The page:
MIN: I know some stuff. That’s all I’m able to say, or I’ll be sent to Netflix jail. I will say that I appreciate the ambiguity and the mystery behind it. You get into that in Season 2, particularly with the flashback in the last episode, but from a storytelling and writing point of view, it allows them way more freedom when they keep it ambiguous and a little more mysterious. There are so many things to continue to explore with the death because it’s one of the main instances for why the family split apart, in the first place. I think it allows them the freedom to lean into how that plays out in the sibling dynamics and relationship. I, for one, am glad that they continue to keep it a bit of a mystery, although I know the fans are really craving concrete clear answers.
I was just curious about whether that was intentionally mysterious.
MIN: It’s very intentional. It’s very, very, very intentional. We needed some sort of throughline for Ben’s arc, in the first two seasons. If we didn’t at least have hints of how he had died and under what circumstances, it wouldn’t really have made a lot of sense, so we’ve definitely discussed it. I don’t even have all of the clear answers myself. I’m sure Steve, and maybe Gerard [Way] know, but I have crumbs.
Your character has the biggest surprise ending of the season. When did you learn about how things would wrap up and where that would leave your character, and what was your reaction to that?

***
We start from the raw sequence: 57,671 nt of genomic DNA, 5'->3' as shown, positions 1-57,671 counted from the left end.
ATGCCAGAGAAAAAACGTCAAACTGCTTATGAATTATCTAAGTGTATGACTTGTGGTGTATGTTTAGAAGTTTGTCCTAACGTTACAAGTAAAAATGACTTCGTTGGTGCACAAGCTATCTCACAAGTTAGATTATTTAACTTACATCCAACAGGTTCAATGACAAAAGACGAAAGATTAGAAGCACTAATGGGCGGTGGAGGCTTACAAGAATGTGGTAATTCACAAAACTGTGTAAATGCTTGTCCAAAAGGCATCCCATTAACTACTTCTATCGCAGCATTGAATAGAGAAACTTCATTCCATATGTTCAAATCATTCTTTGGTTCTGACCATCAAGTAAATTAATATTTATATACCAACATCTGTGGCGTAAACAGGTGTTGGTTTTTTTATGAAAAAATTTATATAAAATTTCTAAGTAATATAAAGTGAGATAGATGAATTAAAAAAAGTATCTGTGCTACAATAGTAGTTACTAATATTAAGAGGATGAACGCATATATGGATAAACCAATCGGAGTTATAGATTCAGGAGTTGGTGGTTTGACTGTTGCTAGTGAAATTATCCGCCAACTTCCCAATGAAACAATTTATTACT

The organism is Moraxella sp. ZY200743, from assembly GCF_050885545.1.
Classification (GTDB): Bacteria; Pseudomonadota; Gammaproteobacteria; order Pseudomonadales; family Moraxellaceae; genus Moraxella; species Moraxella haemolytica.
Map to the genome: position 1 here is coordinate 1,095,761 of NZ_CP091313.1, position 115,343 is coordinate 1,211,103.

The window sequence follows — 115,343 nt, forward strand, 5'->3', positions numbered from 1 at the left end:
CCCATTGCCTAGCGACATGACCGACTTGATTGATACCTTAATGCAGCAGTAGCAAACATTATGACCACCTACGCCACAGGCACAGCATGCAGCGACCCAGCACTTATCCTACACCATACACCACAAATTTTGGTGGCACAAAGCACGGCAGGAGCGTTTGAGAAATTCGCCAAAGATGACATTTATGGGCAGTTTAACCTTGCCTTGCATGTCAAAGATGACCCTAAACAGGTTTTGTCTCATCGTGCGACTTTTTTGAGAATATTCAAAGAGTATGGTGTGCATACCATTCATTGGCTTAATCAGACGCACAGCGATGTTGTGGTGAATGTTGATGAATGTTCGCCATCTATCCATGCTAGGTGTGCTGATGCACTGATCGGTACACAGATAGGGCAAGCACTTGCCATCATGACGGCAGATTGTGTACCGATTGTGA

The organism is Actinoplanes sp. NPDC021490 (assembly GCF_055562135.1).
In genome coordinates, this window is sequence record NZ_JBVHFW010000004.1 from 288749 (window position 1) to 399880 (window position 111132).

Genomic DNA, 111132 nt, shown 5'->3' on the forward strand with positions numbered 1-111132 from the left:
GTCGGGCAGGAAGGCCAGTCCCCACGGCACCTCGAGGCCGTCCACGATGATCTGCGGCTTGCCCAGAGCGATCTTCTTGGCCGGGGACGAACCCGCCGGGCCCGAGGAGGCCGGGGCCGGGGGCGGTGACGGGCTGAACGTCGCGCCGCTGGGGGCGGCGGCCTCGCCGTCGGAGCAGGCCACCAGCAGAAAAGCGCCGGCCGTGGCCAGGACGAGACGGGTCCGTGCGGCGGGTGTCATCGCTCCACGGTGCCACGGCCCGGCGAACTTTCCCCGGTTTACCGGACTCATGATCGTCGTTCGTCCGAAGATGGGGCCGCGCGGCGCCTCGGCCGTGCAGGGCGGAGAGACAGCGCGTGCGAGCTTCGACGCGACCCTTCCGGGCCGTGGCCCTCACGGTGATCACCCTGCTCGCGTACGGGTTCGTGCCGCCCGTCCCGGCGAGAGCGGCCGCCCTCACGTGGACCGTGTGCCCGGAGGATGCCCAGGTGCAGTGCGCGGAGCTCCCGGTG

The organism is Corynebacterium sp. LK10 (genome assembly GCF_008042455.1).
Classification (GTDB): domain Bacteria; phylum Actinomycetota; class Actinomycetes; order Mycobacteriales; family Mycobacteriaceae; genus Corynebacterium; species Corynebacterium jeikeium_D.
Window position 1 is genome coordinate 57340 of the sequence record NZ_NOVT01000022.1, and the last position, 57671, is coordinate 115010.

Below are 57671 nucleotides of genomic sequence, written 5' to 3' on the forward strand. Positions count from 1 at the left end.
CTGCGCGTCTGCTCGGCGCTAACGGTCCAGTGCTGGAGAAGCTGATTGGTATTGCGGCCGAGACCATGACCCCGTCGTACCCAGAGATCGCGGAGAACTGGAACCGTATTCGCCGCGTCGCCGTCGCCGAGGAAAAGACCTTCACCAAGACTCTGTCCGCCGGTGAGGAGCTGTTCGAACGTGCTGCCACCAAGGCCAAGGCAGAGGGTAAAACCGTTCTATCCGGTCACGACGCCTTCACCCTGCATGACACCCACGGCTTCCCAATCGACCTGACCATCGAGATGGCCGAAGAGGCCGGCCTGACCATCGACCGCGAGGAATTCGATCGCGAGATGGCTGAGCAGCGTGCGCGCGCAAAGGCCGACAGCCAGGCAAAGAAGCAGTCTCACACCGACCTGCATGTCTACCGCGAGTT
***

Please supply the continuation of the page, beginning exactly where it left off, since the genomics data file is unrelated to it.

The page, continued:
MIN: As with most things on this show, I didn’t know anything. I was kept in the dark, all season long, no pun intended. When I shot that final scene with Ellen Page and Vanya in Episode 9, I actually thought that was my final scene on the show. It was quite an emotional scene because Ben is saying goodbye to his family, but Justin, as the actor, I felt like I was saying goodbye to the show, as well, and my actual crew family that I’ve grown to love and care for, for the past six months, and even some of our continuing crew members, for the last two years. We’d received the draft of Episode 10, at that point, when I shot that scene with Ellen, but the last three pages had been omitted, so none of us knew. And then, a few weeks after that, I got a ping on my phone, for a top-secret email from Steve Blackman, who had just emailed the seven Hargreeves children and said, “Here’s the last scene. Hope you enjoy it.” I remember it vividly. It feels like yesterday. It was 8:48 pm in my Toronto apartment, and I read it and just started screaming at the top of my lungs in there. I was completely shocked and flabbergasted and gobsmacked and overjoyed, to be allowed to come back and be a part of this show, especially if we get renewed for another season.
It’s certainly quite a journey to go from what’s referred to as a ghost bitch to the leader of everything.
MIN: I love that character arc. I’m gonna use that.
Are there things that you’re personally looking forward to, as far as another season would go, in getting to see how that shift will be, especially when we haven’t ever gotten to see this side of the character before?
MIN: Yeah. Honestly, I think I’m the luckiest cast member. In Season 1, I didn’t have to deal with any of the pressures that all of my other cast members had to deal with, with bringing these iconic, beloved comic book characters to life. There was so much pressure for all of them. My character is not in the comic books, at all, so I had free reign to build Ghost Ben from the ground up, and do whatever I wanted to with him.